But he’s always cognizant that translating the successes of Washington or New York to less urban settings — where access to care is more limited and stigma may be greater — likely won’t be as simple as changing some wording on some brochures.

“Is that going to work in Alabama? In Georgia? In Mississippi and Louisiana? That’s where we’ve got to put the focus on,” Fauci said.

Another challenge that likely won’t be easily overcome relates to the opioid epidemic. The growth in the use of injectable drugs — specifically the sharing of syringes — has driven up HIV and hepatitis C rates in people using illicit substances.

Research shows that needle exchange programs reduce those infections. Separately, a number of cities — San Francisco, Philadelphia, New York, and Seattle, among them— have been exploring opening safe injection sites.

But just as some doctors associate PrEP prescription with enabling unsafe behavior, the notion of sanctioned injection sites and syringe programs draws the ire of people who believe they encourage illegal activity.

In an opinion piece in the New York Times, Deputy Attorney General Rod Rosenstein warned the Department of Justice would take swift action against cities that open such facilities, calling them illegal.

“Americans struggling with addiction need treatment and reduced access to deadly drugs. They do not need a taxpayer-sponsored haven to shoot up,” he wrote.

Public health experts counter that criminalizing drug use hasn’t worked. Officials can’t “punish people into getting well,” said Dr. Sarah Wakeman, medical director of the substance use disorder program at Mass. General.

“At the highest levels of our government, there’s a lot of opposition and antipathy to the idea of harm reduction,” Wakeman said of Rosenstein’s commentary. “And in fact, in that op-ed, it was very clearly stated that these efforts are ‘enabling’ — which I think is one of the many kind of myths around harm reduction.”

“We’ll never get to a place where we can stop the spread of HIV unless we are willing to rethink the way we take care of, and our policy towards people who use drugs in this country,” she said.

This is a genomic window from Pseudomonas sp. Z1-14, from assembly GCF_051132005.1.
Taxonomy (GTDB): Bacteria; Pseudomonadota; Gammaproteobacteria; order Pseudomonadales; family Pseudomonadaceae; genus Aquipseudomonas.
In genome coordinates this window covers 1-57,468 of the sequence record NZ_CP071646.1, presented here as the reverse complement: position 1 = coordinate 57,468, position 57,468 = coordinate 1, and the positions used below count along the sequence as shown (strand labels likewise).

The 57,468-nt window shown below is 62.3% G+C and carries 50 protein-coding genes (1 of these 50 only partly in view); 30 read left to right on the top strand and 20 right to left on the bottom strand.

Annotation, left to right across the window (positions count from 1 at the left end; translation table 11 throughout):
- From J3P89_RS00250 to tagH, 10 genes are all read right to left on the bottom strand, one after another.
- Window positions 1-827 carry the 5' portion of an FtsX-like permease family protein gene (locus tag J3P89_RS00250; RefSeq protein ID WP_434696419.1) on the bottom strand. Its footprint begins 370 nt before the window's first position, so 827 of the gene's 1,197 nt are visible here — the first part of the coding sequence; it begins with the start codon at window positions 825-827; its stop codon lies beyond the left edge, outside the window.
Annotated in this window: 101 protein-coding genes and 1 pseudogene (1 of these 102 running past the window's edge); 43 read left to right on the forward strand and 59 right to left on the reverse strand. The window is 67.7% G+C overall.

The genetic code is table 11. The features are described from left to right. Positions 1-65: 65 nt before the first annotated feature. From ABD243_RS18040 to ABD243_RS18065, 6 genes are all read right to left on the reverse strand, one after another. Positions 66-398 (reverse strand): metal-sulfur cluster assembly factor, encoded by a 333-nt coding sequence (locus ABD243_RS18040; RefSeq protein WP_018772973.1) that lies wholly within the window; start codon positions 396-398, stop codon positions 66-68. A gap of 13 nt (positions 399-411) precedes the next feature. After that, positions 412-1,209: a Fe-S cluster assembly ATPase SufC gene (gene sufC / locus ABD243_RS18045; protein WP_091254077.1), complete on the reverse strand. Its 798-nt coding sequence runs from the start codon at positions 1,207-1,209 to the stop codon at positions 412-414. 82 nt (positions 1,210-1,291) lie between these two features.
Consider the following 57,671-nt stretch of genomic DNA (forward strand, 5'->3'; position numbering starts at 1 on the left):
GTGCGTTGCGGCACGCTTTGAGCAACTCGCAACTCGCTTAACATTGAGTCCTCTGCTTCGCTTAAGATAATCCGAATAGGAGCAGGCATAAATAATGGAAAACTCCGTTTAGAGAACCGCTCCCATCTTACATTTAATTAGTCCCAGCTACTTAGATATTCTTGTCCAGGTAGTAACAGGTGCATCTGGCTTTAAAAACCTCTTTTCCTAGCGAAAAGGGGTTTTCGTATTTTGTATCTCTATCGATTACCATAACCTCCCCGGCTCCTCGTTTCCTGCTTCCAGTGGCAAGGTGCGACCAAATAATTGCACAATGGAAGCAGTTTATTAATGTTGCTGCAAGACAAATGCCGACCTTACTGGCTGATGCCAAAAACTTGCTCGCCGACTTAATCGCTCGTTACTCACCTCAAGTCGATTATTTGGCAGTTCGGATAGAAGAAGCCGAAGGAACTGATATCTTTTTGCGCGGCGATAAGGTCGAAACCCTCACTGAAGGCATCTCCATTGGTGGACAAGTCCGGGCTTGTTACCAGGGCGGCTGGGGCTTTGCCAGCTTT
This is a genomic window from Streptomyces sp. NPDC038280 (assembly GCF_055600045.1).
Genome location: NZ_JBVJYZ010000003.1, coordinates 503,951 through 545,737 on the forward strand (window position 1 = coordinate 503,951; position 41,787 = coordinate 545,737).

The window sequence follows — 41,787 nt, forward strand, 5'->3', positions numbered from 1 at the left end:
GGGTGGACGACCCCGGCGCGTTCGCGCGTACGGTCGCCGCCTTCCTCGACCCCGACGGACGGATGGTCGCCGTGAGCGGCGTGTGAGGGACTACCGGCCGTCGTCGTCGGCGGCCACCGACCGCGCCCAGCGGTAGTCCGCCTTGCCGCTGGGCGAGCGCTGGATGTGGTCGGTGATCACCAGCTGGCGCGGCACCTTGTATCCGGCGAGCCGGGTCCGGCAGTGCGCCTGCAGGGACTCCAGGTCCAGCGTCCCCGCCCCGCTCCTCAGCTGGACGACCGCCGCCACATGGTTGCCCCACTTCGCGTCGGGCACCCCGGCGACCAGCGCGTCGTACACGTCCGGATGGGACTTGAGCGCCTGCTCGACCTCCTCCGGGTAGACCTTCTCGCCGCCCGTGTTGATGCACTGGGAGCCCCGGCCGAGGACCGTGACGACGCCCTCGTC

Needle exchange programs have some high-profile supporters, including top officials who have had up-close experience with the problem. The CDC’s Redfield has a son who has struggled with opioid addiction; Surgeon General Jerome Adams has a younger brother who has fought addiction for two decades.

“We believe there is clear evidence that needle exchange programs can reduce the risk of transmission of HIV infection,” said Redfield. Adams told STAT last week: “When I see a [needle exchange] program close, what that says to me is that we haven’t done a good enough job communicating to the community why this program is important and the value that it provides.”

The hardest sell yet may be to convince authorities that successfully containing the spread of HIV in the U.S. requires addressing transmission in prisons. Prisons, in theory, “should be easy, because it’s a confined population,” said Fauci. He acknowledged, however, the gap is wide here between theory and reality.

“You’ve just got to get really flexible in what you do and recognize that there is sex going on, there is injection drug use going on. And if you really want to address it, you really have to address it in those settings,” he said. “And that, I know, is going to raise a lot of eyebrows. But it’s got to be done.”

Photo: Taken by M. Barrett Miller at the AIDS Walk, Seattle, 29 September 2018

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“Since 1989, when I returned to the states from Ireland, I have been involved with many people diagnosed with HIV. I have been on various care teams, support groups, panels, marches, fund raising events, as well as starting a non profit dedicated to giving those stricken with HIV a way to participate in society. Nothing has been clearer than the desperate loneliness and isolation many HIV/AIDS sufferers face every day of their lives. Years ago I began bringing HIV+ speakers into my college classroom to educate students on the disease, its effects and ways to avoid behavior that would put a person at risk. It took me quite a while to realize that these speakers were continually sharing stories of loss; loss of friends and family to fear, ignorance, anger and remorse leaving them truly on their own to cope with a malady brought on because ‘they trusted someone.’ These are their stories. Stories full of courage, challenges and hope. I am proud that I have been able to share their journey. . .”